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The number of daily new cases has returned to levels not seen since the early stage of the outbreak. Adults of working age have contributed the most to the recent increase.
The World Health Organization (WHO) warned on Thursday that there were "alarming rates of transmission of the novel coronavirus throughout Europe" and cautioned against shortening quarantine periods.
The global health body said it would not change its recommendation for a 14-day quarantine for anyone exposed to the virus. Some nations have changed their recommendations, however. France reduced its recommended quarantine from 14 days down to seven, the UK and Ireland are currently recommending a 10-day quarantine, and some nations are considering reducing their recommended quarantine periods.
The WHO's regional director for Europe, Dr. Hans Kluge, said a recent surge of more than 50,000 cases in 24 hours across the continent "should serve as a wake-up call for all of us." That is higher than the daily peak of 43,000 on April 1. However, many nations have dramatically increased testing capacities in recent months.
Dr. Kluge stated that people between 25 and 49 years old were the ones that were most likely to become infected with the illness in recent weeks, but added that there has been an increase in elderly people becoming infected, who tend to be most at risk of a serious or lethal bout of COVID-19.
"Although these numbers reflect more comprehensive testing, it also shows alarming rates of transmission across the region," said Kluge at a press conference in Copenhagen.
The WHO said there have been nearly 5 million COVID-19 cases and more than 220,000 related deaths within the 53 within WHO Europe — which includes some nations in central Asia.
Dr. Kluge said that there should be serious consideration before countries shut down again, as they did in March and April. He said many Europeans were experiencing "fatigue" from the ongoing pandemic. He said authorities should instead "focus on reducing harm, where and when possible."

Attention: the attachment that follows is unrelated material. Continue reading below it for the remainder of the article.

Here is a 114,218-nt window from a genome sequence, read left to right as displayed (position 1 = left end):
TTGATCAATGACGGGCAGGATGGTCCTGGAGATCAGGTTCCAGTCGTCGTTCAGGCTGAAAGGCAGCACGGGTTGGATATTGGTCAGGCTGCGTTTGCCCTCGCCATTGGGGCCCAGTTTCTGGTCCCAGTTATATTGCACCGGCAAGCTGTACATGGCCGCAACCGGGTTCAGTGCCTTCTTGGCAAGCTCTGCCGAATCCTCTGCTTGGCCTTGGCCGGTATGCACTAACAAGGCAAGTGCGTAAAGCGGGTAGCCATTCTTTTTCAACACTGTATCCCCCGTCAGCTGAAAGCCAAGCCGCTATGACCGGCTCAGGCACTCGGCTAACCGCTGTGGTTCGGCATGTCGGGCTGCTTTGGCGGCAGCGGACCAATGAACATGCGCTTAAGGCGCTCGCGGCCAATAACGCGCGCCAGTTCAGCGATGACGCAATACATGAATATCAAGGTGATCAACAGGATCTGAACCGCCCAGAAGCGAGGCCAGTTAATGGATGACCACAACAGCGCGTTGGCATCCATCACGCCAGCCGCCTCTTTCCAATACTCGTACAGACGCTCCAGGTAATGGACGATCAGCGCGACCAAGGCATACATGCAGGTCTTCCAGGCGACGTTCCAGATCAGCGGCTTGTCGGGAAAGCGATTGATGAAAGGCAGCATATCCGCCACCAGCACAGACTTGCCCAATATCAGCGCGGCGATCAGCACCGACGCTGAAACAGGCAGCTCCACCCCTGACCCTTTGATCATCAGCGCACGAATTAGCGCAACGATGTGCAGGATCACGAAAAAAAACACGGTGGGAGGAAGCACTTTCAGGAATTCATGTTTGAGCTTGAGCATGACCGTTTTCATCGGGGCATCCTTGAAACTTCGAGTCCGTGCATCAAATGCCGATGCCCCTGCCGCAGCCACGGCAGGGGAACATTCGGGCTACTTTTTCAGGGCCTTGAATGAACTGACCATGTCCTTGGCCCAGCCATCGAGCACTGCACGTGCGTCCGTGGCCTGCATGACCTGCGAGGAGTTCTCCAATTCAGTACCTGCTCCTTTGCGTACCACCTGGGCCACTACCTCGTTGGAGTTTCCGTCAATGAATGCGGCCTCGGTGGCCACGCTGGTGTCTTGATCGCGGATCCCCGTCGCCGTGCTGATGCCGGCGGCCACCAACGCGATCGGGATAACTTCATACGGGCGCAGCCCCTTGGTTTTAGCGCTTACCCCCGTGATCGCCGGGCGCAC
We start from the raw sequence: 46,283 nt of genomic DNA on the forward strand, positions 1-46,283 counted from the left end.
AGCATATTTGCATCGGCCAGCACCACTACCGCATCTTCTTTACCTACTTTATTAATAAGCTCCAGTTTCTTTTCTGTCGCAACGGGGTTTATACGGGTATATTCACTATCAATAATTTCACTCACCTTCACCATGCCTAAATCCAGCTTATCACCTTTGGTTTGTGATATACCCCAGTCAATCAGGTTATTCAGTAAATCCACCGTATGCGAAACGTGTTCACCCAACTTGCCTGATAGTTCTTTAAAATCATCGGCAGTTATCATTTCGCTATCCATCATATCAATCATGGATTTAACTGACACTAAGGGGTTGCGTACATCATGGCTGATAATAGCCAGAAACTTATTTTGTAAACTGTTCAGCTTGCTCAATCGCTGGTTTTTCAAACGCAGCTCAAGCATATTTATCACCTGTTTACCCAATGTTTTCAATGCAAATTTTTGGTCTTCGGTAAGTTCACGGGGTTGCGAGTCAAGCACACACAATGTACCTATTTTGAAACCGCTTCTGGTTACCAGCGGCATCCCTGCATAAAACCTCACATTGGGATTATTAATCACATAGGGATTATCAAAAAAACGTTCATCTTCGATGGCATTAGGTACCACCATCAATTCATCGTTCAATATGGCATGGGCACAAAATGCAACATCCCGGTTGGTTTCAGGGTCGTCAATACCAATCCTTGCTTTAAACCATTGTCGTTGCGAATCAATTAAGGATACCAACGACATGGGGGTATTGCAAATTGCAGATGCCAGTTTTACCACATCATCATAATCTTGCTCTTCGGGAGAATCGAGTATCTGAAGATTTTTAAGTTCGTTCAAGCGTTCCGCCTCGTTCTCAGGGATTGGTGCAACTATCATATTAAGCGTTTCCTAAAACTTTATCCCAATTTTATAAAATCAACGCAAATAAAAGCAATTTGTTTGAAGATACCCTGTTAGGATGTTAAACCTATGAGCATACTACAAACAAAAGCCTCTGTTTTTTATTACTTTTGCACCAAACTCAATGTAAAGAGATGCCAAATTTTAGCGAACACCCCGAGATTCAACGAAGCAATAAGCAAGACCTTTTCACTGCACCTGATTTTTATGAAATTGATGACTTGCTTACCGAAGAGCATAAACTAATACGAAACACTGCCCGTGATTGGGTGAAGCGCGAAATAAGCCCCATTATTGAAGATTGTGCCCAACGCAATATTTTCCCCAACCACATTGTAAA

Germany has recorded its largest single-day increase in new infections since late April. The Robert Koch Institute (RKI), Germany's national disease control center, reported Thursday that there were 2,194 new cases on Wednesday.
That is still below the highest numbers of new cases seen in late March and April, but much higher than the daily number of new cases between May and July. Only a few hundred new cases were reported each day during the summer months.
Germany has now reported more than 265,000 cases, with 9,300 deaths stemming from the illness.
The RKI on Wednesday added Austrian capital Vienna, Hungarian capital city Budapest, and several more regions of France, Croatia and the Netherlands to its already expansive list of "high risk" areas.
UK Prime Minister Boris Johnson, who was previously forced into intensive care due to the virus, warned that pubs would likely have to close their doors earlier in the night to avoid a "second hump" of coronavirus cases.
Residents in the northeast of England, including Newcastle and Sunderland, will no longer be able to meet people outside their homes or immediate social circles.
The rules will take effect as of Friday in a country with 40,000 deaths from the illness, Europe's largest tally to date in gross terms.
Austrian Chancellor Sebastian Kurz warned that the country was seeing a second wave of infections. The government announced that private indoor gatherings would be limited to 10 people or less. That extends to all parties, private events and meetings indoors.
The city of Madrid walked back on a plan for targeted lockdowns. The Spanish capital instead said it would "reduce mobility and contacts" in areas with many infections.
French police have reduced the audience capacity for the French Open from 11,500 fans per day to 5,000. The competition is scheduled to begin on September 21.
kbd/msh (AFP, AP, dpa)